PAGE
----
Dr. Daisy Century defines her role as a Historical Interpreter because she becomes that character. She dresses like the character from that particular time period and brings their stories to life for the audience.
Harriet Tubman – (Grade 4) She lived as a slave on a Maryland plantation. Frequently threatened, beaten, whipped, and starved, Ms. Tubman’s indomitable spirit could not be broken. She overcame many daunting obstacles to free herself and many others from slavery. A Union spy during the Civil War as well as a nurse, Ms. Tubman directed her considerable energies towards humanitarian causes that included women’s suffrage after the war.
Bessie Coleman – (Grade 5) The first African American woman to become a licensed airplane pilot and the first American to hold an international pilot license. Ms. Coleman’s desire to be a pilot could not be thwarted and she overcame significant challenges to earn her pilot license, including going to Europe for flight school when she learned Black women were not allowed to be licensed pilots in the USA.
Carol Spacht and John Lopes – Performance Actors (Grade 2)
Martha & George Washington – Two acclaimed character actors will take the students back in time for a visit with Martha and George Washington. This interactive theater program shares Martha’s remarkable, and mostly untold, story highlighting the unique role women played in the building of our nation as well as the impressive accomplishments and leadership of our first President.
Feb 24 -28
Hip Hop Fundamentals - Assembly and Dance Residency (www.hiphopfundamentals.com)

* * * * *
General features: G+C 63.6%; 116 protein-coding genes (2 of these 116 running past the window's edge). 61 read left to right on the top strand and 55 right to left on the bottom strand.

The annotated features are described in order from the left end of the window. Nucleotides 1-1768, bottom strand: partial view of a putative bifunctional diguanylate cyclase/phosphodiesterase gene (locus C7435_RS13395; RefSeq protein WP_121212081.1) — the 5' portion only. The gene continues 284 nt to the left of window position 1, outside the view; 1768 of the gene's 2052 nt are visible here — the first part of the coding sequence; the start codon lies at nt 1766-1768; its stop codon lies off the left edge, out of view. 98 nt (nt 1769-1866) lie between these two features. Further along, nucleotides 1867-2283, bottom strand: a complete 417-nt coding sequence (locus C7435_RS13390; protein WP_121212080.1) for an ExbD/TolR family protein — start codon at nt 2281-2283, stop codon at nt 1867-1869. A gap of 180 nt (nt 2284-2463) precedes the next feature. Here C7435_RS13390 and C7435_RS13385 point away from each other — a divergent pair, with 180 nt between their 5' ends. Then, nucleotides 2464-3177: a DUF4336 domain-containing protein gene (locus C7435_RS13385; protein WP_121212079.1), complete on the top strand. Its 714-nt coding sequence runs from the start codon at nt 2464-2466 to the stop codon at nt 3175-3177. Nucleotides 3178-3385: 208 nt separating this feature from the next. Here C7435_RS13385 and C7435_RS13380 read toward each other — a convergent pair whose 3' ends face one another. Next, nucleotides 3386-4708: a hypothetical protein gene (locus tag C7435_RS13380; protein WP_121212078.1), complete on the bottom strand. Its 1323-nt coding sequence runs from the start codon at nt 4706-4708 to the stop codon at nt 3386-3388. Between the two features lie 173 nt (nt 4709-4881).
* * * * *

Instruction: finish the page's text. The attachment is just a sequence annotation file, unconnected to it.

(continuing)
The Principles of Hip-Hop: Peace, Love, Unity and Having fun. Inspire positive change in young people through an exploration of the roots of hip hop culture. This ensemble of dynamic and energetic dancers uses breakdancing and abundant audience participation to explore hip hop’s rich cultural history and how underserved inner-city youth changed the world. The performance focuses on youth empowerment, diversity, creativity, and working together, embodied by hip hop’s four principles: Peace, Love, Unity, and Having Fun! Since 2010, they’ve performed thousands of shows for schools, libraries, and youth organizations. Hip Hop Fundamentals will be in residence at WES for 5 days, conducting workshops with individual classes as well as performing in a school-wide assembly.
American Historical Theatre (Grades 2 - 5) (ahtheatre.org)
The 19th amendment to the U.S. Constitution was adopted on August 18, 1920. This amendment guaranteed Women the right to vote. To commemorate the 100th anniversary of Women’s Suffrage, Kim Hanley from the American Historical Theatre will portray Lucretia Mott for our students. Lucretia Mott was one of the first American voices for Women’s Suffrage. Together with Elizabeth Cady Stanton, Lucretia Mott established the convention in 1848 at Seneca Falls, NY, to publicly address the issue of Women's rights and they published the Declaration of Sentiments, modeled after the Declaration of Independence where they stated that "All Men AND WOMEN are created equal..."
The art classroom is converted to a "mini museum" filled with 20 fine art reproductions. Students participate in discussions including stories about the history of the artwork, their significance, the artists’ intentions, and how form and function contribute to the success of each piece. This interactive session may include a project for students and a supplementary display in the library. The program is run by parent volunteers from the Radnor Chapter of Art Goes to School.